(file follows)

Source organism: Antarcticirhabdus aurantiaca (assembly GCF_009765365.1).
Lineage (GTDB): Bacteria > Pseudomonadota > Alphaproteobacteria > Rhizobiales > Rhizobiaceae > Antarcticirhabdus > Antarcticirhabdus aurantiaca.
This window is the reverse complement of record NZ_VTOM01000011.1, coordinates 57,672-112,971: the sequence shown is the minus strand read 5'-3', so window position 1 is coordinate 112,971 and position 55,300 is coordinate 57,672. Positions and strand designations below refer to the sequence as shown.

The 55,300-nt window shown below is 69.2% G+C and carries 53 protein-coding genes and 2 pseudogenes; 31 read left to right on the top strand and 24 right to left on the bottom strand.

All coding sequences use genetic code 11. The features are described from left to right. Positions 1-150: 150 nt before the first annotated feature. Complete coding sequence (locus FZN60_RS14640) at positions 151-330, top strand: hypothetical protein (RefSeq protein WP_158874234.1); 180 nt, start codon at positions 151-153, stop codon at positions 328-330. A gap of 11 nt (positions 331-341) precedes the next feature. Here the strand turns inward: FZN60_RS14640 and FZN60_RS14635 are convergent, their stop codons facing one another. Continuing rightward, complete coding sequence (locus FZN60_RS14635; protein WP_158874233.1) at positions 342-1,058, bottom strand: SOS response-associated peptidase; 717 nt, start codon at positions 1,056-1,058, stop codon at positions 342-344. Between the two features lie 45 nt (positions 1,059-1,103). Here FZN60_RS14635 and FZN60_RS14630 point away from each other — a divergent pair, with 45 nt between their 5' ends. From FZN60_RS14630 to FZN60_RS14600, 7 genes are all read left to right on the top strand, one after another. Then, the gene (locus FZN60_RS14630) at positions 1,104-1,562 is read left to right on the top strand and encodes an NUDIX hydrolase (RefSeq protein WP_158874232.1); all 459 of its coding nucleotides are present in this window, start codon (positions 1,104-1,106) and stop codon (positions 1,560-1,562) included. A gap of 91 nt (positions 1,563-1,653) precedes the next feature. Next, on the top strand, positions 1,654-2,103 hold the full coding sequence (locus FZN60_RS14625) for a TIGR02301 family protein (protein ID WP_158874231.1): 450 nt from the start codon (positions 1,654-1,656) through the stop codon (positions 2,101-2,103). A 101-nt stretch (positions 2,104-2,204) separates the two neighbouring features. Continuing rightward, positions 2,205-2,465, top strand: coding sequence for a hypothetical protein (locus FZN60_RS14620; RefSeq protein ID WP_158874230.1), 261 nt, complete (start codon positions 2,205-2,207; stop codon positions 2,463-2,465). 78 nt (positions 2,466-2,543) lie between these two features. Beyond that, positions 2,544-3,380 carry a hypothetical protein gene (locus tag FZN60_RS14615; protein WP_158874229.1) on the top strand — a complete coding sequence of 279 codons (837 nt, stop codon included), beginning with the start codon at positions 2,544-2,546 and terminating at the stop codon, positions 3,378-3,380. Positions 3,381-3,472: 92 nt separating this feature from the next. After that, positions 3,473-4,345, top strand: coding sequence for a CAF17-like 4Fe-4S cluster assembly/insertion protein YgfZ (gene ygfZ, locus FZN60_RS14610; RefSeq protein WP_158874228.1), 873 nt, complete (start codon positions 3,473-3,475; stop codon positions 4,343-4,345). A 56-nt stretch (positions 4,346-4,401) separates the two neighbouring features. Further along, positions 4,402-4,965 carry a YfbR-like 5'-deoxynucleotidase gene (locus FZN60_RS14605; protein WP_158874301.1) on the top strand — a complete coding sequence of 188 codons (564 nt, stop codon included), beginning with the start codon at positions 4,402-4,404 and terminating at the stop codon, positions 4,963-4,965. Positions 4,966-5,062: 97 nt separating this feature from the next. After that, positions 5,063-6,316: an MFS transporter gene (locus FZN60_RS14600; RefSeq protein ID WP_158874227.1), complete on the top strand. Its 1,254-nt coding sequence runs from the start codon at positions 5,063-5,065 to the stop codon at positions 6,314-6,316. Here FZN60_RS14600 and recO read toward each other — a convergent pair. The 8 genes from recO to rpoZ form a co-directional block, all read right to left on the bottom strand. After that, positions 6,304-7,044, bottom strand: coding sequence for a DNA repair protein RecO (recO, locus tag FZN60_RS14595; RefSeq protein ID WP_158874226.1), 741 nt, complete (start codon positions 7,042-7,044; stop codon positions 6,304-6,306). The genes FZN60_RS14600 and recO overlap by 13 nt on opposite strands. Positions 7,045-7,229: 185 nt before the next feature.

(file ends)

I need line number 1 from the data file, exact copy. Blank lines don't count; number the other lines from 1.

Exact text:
Source organism: Antarcticirhabdus aurantiaca (assembly GCF_009765365.1).